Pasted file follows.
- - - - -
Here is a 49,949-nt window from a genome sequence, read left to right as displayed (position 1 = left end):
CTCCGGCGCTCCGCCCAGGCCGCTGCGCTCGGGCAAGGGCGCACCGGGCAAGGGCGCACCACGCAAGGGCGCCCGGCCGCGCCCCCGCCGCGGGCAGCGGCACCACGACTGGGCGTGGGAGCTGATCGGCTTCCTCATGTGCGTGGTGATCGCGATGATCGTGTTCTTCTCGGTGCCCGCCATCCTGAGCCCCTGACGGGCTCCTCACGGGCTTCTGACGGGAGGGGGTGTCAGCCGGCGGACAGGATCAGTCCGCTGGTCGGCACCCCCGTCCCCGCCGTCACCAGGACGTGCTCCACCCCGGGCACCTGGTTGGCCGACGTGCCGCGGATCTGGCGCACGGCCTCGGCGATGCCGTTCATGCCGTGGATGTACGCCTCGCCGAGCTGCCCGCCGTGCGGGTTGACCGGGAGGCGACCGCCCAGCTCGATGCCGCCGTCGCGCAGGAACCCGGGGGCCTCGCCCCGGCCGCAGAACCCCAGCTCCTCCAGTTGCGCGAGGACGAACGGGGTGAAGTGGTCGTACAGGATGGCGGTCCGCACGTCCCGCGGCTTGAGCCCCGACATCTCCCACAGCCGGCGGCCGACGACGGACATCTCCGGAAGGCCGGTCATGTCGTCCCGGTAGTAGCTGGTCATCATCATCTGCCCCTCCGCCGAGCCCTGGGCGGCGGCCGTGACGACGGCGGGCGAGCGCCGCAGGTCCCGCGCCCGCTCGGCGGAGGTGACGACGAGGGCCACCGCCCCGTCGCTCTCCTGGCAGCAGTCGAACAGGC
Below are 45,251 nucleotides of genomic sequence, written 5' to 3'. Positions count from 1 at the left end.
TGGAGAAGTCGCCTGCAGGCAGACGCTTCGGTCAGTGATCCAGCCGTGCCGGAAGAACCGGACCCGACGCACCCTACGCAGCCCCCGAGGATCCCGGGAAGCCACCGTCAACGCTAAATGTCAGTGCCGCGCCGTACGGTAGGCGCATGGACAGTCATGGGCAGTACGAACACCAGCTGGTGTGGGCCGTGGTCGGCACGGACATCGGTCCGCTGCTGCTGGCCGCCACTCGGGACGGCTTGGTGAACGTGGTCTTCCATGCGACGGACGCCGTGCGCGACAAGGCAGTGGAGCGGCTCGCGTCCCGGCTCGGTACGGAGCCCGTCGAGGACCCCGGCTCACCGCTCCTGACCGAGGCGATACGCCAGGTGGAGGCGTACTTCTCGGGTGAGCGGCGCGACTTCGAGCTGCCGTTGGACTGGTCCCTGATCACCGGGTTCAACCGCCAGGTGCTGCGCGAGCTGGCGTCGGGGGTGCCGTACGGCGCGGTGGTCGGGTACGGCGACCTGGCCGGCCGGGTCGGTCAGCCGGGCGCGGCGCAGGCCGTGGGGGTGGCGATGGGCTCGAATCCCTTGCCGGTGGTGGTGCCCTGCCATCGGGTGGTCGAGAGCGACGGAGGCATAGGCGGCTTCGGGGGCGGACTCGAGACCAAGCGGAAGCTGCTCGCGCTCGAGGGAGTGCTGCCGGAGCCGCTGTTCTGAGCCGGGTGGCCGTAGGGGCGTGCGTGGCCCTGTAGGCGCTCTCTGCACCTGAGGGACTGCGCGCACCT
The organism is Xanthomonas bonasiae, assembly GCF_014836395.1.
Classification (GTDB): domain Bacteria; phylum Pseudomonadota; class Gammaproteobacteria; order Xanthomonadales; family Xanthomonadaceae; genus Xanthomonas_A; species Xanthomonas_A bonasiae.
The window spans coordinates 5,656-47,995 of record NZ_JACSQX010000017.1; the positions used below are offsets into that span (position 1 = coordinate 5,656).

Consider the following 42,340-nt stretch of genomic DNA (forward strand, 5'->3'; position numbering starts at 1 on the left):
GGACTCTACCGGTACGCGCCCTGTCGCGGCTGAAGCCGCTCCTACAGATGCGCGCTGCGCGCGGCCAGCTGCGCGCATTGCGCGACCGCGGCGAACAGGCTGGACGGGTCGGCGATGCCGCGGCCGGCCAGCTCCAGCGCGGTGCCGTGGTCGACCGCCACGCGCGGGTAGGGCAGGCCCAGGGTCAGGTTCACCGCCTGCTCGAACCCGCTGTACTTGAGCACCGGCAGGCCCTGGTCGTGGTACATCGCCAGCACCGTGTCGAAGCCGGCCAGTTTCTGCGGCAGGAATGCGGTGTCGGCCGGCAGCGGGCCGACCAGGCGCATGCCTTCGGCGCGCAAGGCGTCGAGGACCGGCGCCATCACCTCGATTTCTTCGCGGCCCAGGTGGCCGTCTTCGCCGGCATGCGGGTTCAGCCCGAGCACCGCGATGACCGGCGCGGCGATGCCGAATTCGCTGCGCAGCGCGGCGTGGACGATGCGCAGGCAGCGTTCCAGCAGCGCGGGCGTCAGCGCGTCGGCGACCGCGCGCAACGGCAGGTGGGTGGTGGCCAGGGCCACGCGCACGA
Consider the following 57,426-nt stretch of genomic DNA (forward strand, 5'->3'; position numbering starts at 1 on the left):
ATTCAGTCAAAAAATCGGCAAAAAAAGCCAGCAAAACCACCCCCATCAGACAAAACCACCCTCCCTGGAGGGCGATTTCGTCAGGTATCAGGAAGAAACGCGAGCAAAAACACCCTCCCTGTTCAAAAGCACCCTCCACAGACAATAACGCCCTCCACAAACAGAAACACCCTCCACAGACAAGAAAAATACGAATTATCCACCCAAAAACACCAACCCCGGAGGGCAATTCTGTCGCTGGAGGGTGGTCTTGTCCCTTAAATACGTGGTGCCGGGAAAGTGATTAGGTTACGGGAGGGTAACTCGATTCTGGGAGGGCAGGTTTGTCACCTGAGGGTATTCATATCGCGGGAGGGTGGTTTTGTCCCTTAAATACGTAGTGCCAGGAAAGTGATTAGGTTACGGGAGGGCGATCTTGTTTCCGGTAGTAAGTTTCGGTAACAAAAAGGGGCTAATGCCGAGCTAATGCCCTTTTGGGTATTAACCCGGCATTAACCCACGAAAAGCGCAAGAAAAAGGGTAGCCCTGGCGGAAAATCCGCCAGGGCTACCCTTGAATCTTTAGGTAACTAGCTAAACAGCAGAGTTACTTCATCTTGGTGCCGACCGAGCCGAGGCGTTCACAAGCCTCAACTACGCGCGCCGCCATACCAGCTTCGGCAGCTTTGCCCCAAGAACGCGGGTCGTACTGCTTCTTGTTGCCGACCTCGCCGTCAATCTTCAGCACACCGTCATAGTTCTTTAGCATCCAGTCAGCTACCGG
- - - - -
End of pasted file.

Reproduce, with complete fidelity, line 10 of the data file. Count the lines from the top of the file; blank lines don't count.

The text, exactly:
Consider the following 57,426-nt stretch of genomic DNA (forward strand, 5'->3'; position numbering starts at 1 on the left):